Rays with rare rout, blast Orioles 7-1 to take over top wild-card spot

Austin Meadows’ grand slam highlights a seven-run second inning, Trevor Richards throws six shutout innings.
The Rays' Austin Meadows hits a grand slam off Orioles starting pitcher Ty Blach during the second inning Friday, Aug. 23, 2019. [JULIO CORTEZ   |   Associated Press] Julio Cortez  |  AP
The Rays' Austin Meadows hits a grand slam off Orioles starting pitcher Ty Blach during the second inning Friday, Aug. 23, 2019. [JULIO CORTEZ | Associated Press] Julio Cortez | AP
Published August 23
Updated August 24

BALTIMORE — Austin Meadows presents a bit of a conundrum.

He insists he’s not trying to hit home runs for the Rays, but he also isn’t surprised that he does.

Quite a few actually, a team-leading and career-most 23 to this point, with more than a month to play.

And that includes the first grand slam of his career, the big blow in a seven-run second inning Friday that gave the Rays a rare easy win, 7-1 over the Orioles, and gave them sole possession of the top AL wild-card spot at 76-54, a half-game ahead of idle Oakland and a season-best 22 games over .500.

“I’m not trying to hit the ball out of the park, it’s just going out of the park, so it’s been good for me lately,’’ Meadows said.

“Being able to stay healthy this year and be on the field, I knew I’d be able to produce numbers, and 23 is a pretty big number for me. The thing is to continue to keep it going and see where I end up.’’

The rest of the Rays are curious, too, as Meadows, a product of the Chris Archer trade to Pittsburgh last year, along with pitcher Tyler Glasnow and prospect Shane Baz, continues to pay off.

Meadows also leads the Rays with 67 RBIs and 51 extra-base hits.

Meadows has hit eight homers in his past 20 games and with his 23 total, he’s only two behind Archer, who has allowed 25 in his rough 3-9, 5.19 season in Pittsburgh.

“He’s pretty special when he’s got a bat in his hand,’’ manager Kevin Cash said of Meadows. “He sees the ball so well. You never see him really take an out-of-sorts swing, and that’s a sign of a good hitter. It seems like everything, even his mishits, he might swing and miss, but it seems like he’s on time at the plate very, very consistently.

“He’s strong. … He’s s got plenty of power. He can beat you any way.’’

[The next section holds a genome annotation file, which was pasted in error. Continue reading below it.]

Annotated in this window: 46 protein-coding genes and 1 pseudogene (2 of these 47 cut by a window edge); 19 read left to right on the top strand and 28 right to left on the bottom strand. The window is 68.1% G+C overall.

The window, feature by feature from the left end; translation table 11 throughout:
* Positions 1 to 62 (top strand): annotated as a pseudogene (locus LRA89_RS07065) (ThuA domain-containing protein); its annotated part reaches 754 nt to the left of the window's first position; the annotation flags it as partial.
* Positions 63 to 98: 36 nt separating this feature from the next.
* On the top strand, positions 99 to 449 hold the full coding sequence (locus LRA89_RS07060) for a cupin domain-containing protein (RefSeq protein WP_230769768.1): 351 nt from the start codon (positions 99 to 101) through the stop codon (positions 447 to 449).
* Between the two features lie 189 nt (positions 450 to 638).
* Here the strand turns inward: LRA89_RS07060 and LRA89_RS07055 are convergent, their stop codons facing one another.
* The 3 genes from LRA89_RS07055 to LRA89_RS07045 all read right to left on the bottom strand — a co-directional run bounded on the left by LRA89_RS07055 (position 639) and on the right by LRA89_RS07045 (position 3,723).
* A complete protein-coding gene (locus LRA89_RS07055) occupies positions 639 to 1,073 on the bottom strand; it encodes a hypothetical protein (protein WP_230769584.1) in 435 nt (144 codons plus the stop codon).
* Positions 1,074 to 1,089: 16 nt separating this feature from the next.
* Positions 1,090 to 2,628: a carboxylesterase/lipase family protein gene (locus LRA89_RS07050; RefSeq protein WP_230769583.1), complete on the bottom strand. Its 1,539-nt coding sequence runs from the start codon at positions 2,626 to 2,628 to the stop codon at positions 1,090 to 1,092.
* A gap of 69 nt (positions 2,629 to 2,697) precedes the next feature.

Meadows said he hadn’t really thought about not hitting a grand slam, until he launched the 2-0 Ty Blach pitch to right-center. That expanded a 3-0 Rays lead, thanks to run-scoring hits by Kevin Kiermaier and Mike Zunino, to 7-0 and matched their biggest inning of the year.

“I hit it and I was like, ‘That was a grand slam,’ so that was pretty cool,’’ Meadows said.

Cooler, his dad, Kenny, had made a last-minute decision to come up from Georgia for the weekend. “Him being able to witness it, me being able to do it while he was here, it’s pretty special,’’ Meadows said.

The Rays were playing on the road but wearing white, which was a little odd, and given their struggles at the Trop not necessarily good. But the home team had the choice for Players Weekend, and the Orioles wanted to be the men in black.

The uniforms were certainly quite different than the norm, and the monochromatic white-and-black looks made it hard to tell who was who if you didn’t already know.

Trevor Richards, the other pitcher acquired July 31 from the Marlins along with Nick Anderson, improved his standing with an encouraging performance.

Richards went six shutout innings in his second Rays outing, allowing only two hits and a walk while striking out five, mixing in a cutter and sharpening his changeup, throwing an economical 83 pitches and never really losing command or control. Getting the seven runs in the second also helped.

“He was awesome,’’ Cash said. “Saw some encouraging things in his last outing and was hoping to see some more, and we did.’’

That was important Friday and going forward as the Rays continue to try to cover for injured starters Glasnow, Blake Snell and Yonny Chirinos.

“Right now it’s all hands on deck,’’ Cash said. “We’re going to need strong performances for anybody who takes the ball, and he certainly gave us one today. Hopefully he looks at this as a confidence boost for him to get in here and compete, when his spot gets called upon, he comes in and does similar stuff.’’

Richards said he welcomes every opportunity.

“I’m going to compete,’ he said.

Plus he made a play you’ll likely see on the highlight shows, a behind-his-back grab of Chris Davis’ grounder up the middle.

“I saw it coming back at me, and I didn’t think I had time to get myself around because I was kind of turned toward first base, so I figured I’d just take a stab at it behind the back and it was it was in my glove,’’ he said.

The Rays were impressed that pitching coach Kyle Snyder got the ball to present to Richards to commemorate the play, though the right-hander casually informed them he had made a similar one previously.

Aaron Slegers finished for his first big-league save but was optioned to Triple A after the game to make room for Austin Pruitt, who will work bulk innings Saturday behind Jose Alvarado, who will take a turn as the opener. The Rays also sent down outfielder Guillermo Heredia to make room for Avisail Garcia to come off the injured list.

Tommy Pham came out out of game after aggravating his sore right wrist and hand on a swing when jammed by a pitch, but is not expected to miss any additional time.

Contact Marc Topkin at mtopkin@tampabay.com. Follow @TBTimes_Rays.

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